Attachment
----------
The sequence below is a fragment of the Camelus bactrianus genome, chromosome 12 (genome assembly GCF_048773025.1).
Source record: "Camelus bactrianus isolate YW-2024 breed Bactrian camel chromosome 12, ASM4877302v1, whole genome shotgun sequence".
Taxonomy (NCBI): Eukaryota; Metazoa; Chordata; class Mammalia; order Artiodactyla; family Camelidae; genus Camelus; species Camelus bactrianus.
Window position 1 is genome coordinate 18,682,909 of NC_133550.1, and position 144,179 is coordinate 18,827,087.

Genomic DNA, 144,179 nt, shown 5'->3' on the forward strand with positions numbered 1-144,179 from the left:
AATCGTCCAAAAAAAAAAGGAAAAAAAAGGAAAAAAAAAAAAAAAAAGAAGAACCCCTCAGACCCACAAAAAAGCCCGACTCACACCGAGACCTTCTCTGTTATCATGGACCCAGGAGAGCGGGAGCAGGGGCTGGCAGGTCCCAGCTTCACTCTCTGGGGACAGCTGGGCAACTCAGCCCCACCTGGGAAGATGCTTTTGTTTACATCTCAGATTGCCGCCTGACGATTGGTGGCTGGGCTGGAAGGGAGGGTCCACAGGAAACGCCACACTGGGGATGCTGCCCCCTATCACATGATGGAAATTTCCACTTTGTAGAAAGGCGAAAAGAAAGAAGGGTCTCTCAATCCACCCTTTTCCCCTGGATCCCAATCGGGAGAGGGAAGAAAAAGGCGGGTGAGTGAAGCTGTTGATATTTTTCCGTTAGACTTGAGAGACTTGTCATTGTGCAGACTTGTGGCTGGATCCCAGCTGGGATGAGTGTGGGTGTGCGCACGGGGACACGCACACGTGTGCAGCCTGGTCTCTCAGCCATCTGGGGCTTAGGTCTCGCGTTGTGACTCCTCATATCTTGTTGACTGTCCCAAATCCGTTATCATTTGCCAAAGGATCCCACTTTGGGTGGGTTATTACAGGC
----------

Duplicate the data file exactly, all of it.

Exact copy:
The sequence below is a fragment of the Camelus bactrianus genome, chromosome 12 (genome assembly GCF_048773025.1).
Source record: "Camelus bactrianus isolate YW-2024 breed Bactrian camel chromosome 12, ASM4877302v1, whole genome shotgun sequence".
Taxonomy (NCBI): Eukaryota; Metazoa; Chordata; class Mammalia; order Artiodactyla; family Camelidae; genus Camelus; species Camelus bactrianus.
Window position 1 is genome coordinate 18,682,909 of NC_133550.1, and position 144,179 is coordinate 18,827,087.

Genomic DNA, 144,179 nt, shown 5'->3' on the forward strand with positions numbered 1-144,179 from the left:
AATCGTCCAAAAAAAAAAGGAAAAAAAAGGAAAAAAAAAAAAAAAAAGAAGAACCCCTCAGACCCACAAAAAAGCCCGACTCACACCGAGACCTTCTCTGTTATCATGGACCCAGGAGAGCGGGAGCAGGGGCTGGCAGGTCCCAGCTTCACTCTCTGGGGACAGCTGGGCAACTCAGCCCCACCTGGGAAGATGCTTTTGTTTACATCTCAGATTGCCGCCTGACGATTGGTGGCTGGGCTGGAAGGGAGGGTCCACAGGAAACGCCACACTGGGGATGCTGCCCCCTATCACATGATGGAAATTTCCACTTTGTAGAAAGGCGAAAAGAAAGAAGGGTCTCTCAATCCACCCTTTTCCCCTGGATCCCAATCGGGAGAGGGAAGAAAAAGGCGGGTGAGTGAAGCTGTTGATATTTTTCCGTTAGACTTGAGAGACTTGTCATTGTGCAGACTTGTGGCTGGATCCCAGCTGGGATGAGTGTGGGTGTGCGCACGGGGACACGCACACGTGTGCAGCCTGGTCTCTCAGCCATCTGGGGCTTAGGTCTCGCGTTGTGACTCCTCATATCTTGTTGACTGTCCCAAATCCGTTATCATTTGCCAAAGGATCCCACTTTGGGTGGGTTATTACAGGC